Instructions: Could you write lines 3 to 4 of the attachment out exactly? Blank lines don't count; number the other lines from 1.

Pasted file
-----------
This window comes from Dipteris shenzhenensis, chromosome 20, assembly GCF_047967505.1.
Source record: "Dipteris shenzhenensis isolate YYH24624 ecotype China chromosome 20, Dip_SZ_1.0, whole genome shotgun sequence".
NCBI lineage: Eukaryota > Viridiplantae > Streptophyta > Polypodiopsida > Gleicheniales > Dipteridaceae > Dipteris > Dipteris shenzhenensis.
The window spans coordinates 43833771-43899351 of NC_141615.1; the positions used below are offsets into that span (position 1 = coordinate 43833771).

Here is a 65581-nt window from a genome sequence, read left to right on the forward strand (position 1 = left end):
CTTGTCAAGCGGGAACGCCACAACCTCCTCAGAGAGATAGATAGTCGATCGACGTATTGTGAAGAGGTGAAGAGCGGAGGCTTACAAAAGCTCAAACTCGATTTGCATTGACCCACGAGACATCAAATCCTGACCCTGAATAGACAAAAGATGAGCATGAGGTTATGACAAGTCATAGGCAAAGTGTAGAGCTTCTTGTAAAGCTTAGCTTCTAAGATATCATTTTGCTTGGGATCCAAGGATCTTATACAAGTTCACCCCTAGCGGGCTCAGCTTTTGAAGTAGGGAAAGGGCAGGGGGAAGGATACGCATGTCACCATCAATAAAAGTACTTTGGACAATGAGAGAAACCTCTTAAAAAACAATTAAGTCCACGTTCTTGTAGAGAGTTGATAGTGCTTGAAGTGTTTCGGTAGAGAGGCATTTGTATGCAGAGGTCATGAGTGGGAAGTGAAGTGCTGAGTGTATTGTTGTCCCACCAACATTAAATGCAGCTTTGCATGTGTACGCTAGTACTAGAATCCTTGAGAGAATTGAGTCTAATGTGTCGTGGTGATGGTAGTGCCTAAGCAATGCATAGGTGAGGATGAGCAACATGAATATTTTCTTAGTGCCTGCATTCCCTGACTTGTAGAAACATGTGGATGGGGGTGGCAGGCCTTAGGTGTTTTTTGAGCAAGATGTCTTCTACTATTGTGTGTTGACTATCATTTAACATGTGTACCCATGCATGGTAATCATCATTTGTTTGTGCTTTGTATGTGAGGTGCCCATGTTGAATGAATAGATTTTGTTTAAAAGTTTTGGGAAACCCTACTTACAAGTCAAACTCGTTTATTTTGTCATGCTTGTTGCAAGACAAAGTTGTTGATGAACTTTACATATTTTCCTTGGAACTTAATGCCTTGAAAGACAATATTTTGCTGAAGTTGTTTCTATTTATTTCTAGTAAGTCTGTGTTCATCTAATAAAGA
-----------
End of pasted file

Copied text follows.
NCBI lineage: Eukaryota > Viridiplantae > Streptophyta > Polypodiopsida > Gleicheniales > Dipteridaceae > Dipteris > Dipteris shenzhenensis.
The window spans coordinates 43833771-43899351 of NC_141615.1; the positions used below are offsets into that span (position 1 = coordinate 43833771).